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Viking 35 survey report

We spoke to Jack Morman of Morman Marine Surveyors in Detroit, Michigan, about the Viking 35. Here’s what he told us:

“On that boat there are a couple issues that have to be looked at carefully. One, the hull is wood-cored. That may raise its ugly head if water intrusion got into the core. That boat would have to be sounded carefully and moisture-metered and in some cases even infrared scanned if there’s a concern about that.”

“Another big concern is that a 1980s vintage boat, a Viking has fiberglass fuel tanks, and more than likely it’s gas engines [on the Great Lakes]. And the concern there is ethanol fuel in fiberglass tanks. And that’s showing up more and more, and that would be a big concern to be sure either you don’t use ethanol fuel or that the tanks aren’t fiberglass.”

“On that particular boat, there’s many times an issue with the bulkhead underneath the door wall between the base of the aft bulkhead in the cabin and the hull. And many times you see deterioration in that bulkhead at the top. Especially in the doorwall area, where water has leaked down through the track of the doorwall into the bulkhead.”

“Electrical is basically 33 years old and one of the issues as boats age, electronics get changed quite often, and in the changing of the electronics the old electrical is not removed. And it becomes a little bit of a nightmare trying to figure out the wiring on a 30-year-old boat that may have had two or three different radars and probably a Loran that’s been thrown away and a few VHF radios. So the electrical can be a big issue too— it’s very difficult to trace the wiring.”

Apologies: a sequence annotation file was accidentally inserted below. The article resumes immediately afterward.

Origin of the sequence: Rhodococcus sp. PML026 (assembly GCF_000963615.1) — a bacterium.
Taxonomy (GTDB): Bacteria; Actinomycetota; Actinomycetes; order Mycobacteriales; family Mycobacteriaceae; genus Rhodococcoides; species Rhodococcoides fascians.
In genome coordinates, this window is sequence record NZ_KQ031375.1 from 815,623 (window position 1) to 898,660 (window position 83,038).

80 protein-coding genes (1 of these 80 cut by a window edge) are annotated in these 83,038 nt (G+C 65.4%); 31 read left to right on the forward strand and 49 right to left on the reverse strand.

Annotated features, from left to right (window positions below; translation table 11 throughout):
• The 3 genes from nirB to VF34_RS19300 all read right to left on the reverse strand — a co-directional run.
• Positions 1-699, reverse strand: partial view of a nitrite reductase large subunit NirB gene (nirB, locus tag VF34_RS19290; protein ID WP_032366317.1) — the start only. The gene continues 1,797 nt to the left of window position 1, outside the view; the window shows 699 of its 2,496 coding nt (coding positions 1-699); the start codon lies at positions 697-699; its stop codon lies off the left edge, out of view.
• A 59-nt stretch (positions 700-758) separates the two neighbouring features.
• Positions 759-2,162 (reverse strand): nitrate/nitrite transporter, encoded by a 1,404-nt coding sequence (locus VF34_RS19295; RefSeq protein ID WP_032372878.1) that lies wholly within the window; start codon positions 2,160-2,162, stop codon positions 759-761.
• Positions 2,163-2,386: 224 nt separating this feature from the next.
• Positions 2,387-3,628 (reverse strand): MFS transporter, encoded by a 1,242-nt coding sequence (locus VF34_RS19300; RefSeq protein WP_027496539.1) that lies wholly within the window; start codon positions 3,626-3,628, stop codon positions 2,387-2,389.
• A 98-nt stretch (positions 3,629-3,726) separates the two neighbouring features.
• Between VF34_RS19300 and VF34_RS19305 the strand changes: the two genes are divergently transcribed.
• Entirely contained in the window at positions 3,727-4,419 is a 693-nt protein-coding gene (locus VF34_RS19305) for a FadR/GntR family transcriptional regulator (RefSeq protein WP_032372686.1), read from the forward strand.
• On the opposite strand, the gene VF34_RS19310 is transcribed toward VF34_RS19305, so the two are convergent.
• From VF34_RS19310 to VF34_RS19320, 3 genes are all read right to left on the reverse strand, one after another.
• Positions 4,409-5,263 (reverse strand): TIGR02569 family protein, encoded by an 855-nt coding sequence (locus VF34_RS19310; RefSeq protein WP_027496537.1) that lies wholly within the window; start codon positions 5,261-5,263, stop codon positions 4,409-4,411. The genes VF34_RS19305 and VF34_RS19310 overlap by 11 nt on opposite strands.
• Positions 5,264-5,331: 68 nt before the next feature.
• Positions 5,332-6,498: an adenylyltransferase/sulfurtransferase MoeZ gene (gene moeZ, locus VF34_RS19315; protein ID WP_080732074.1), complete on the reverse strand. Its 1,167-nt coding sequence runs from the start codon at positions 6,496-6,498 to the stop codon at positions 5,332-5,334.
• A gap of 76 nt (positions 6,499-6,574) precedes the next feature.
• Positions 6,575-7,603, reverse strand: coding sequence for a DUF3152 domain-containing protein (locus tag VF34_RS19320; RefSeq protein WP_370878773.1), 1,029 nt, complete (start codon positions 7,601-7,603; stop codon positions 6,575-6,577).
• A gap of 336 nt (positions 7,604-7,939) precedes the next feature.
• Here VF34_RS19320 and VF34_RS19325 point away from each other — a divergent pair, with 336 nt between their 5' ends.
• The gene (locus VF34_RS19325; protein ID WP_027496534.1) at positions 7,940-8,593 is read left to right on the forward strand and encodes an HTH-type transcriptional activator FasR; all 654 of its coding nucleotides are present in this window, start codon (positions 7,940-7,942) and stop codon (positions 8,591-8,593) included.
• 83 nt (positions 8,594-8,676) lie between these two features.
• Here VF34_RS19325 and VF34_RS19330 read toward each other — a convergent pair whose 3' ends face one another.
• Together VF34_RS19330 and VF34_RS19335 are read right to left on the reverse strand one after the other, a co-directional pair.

“Many times we’ve seen non-electricians have installed additional 110-volt outlets throughout the boat using Romex wiring. And of course it has to be boat cable, which is flexible cable. And many, many times we find boats with Romex in them and that’s just not allowed. We find soldered connections, we find wire-nut connectors that are meant for single-wire connection and boat cable is a multiple-wire conductor. The connectors are an issue.”

“Obviously the cutless bearings have to be inspected carefully.”

Morman Marine Surveyors, 586-469-3898;

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